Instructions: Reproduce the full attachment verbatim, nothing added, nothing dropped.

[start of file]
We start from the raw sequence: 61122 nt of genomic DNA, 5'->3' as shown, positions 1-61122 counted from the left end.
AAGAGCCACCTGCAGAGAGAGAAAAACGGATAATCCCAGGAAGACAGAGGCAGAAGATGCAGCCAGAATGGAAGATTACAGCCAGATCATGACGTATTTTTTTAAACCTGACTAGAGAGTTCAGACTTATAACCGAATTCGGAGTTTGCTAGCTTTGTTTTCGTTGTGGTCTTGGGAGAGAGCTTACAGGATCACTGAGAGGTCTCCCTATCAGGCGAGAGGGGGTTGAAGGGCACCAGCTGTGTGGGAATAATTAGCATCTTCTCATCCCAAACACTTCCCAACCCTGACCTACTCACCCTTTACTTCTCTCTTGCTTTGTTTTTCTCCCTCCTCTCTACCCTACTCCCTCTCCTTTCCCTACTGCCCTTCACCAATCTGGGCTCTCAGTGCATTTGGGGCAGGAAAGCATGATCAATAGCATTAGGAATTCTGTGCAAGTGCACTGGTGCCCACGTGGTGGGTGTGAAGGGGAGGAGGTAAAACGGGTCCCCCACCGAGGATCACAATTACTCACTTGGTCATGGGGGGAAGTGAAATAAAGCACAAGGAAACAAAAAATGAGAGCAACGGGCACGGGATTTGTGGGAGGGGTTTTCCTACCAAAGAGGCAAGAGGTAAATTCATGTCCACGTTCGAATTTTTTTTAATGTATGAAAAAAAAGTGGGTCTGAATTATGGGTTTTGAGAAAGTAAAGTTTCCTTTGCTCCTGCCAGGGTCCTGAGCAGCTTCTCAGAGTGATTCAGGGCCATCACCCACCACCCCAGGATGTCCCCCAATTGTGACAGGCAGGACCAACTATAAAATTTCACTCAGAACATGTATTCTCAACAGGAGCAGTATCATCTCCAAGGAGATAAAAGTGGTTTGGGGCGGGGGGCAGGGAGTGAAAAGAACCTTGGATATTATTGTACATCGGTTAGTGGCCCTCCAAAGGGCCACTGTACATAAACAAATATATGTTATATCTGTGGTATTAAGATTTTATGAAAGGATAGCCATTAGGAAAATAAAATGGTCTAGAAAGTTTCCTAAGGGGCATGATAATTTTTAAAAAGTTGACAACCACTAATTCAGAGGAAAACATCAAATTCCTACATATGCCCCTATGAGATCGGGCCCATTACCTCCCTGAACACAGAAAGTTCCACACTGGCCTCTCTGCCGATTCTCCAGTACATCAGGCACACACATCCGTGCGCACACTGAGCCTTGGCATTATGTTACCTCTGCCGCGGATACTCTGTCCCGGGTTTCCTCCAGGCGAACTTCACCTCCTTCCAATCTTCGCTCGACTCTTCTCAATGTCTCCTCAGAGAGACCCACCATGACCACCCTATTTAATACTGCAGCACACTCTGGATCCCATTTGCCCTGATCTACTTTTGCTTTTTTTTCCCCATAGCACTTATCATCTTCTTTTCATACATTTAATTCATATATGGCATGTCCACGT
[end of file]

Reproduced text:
We start from the raw sequence: 61122 nt of genomic DNA, 5'->3' as shown, positions 1-61122 counted from the left end.
AAGAGCCACCTGCAGAGAGAGAAAAACGGATAATCCCAGGAAGACAGAGGCAGAAGATGCAGCCAGAATGGAAGATTACAGCCAGATCATGACGTATTTTTTTAAACCTGACTAGAGAGTTCAGACTTATAACCGAATTCGGAGTTTGCTAGCTTTGTTTTCGTTGTGGTCTTGGGAGAGAGCTTACAGGATCACTGAGAGGTCTCCCTATCAGGCGAGAGGGGGTTGAAGGGCACCAGCTGTGTGGGAATAATTAGCATCTTCTCATCCCAAACACTTCCCAACCCTGACCTACTCACCCTTTACTTCTCTCTTGCTTTGTTTTTCTCCCTCCTCTCTACCCTACTCCCTCTCCTTTCCCTACTGCCCTTCACCAATCTGGGCTCTCAGTGCATTTGGGGCAGGAAAGCATGATCAATAGCATTAGGAATTCTGTGCAAGTGCACTGGTGCCCACGTGGTGGGTGTGAAGGGGAGGAGGTAAAACGGGTCCCCCACCGAGGATCACAATTACTCACTTGGTCATGGGGGGAAGTGAAATAAAGCACAAGGAAACAAAAAATGAGAGCAACGGGCACGGGATTTGTGGGAGGGGTTTTCCTACCAAAGAGGCAAGAGGTAAATTCATGTCCACGTTCGAATTTTTTTTAATGTATGAAAAAAAAGTGGGTCTGAATTATGGGTTTTGAGAAAGTAAAGTTTCCTTTGCTCCTGCCAGGGTCCTGAGCAGCTTCTCAGAGTGATTCAGGGCCATCACCCACCACCCCAGGATGTCCCCCAATTGTGACAGGCAGGACCAACTATAAAATTTCACTCAGAACATGTATTCTCAACAGGAGCAGTATCATCTCCAAGGAGATAAAAGTGGTTTGGGGCGGGGGGCAGGGAGTGAAAAGAACCTTGGATATTATTGTACATCGGTTAGTGGCCCTCCAAAGGGCCACTGTACATAAACAAATATATGTTATATCTGTGGTATTAAGATTTTATGAAAGGATAGCCATTAGGAAAATAAAATGGTCTAGAAAGTTTCCTAAGGGGCATGATAATTTTTAAAAAGTTGACAACCACTAATTCAGAGGAAAACATCAAATTCCTACATATGCCCCTATGAGATCGGGCCCATTACCTCCCTGAACACAGAAAGTTCCACACTGGCCTCTCTGCCGATTCTCCAGTACATCAGGCACACACATCCGTGCGCACACTGAGCCTTGGCATTATGTTACCTCTGCCGCGGATACTCTGTCCCGGGTTTCCTCCAGGCGAACTTCACCTCCTTCCAATCTTCGCTCGACTCTTCTCAATGTCTCCTCAGAGAGACCCACCATGACCACCCTATTTAATACTGCAGCACACTCTGGATCCCATTTGCCCTGATCTACTTTTGCTTTTTTTTCCCCATAGCACTTATCATCTTCTTTTCATACATTTAATTCATATATGGCATGTCCACGT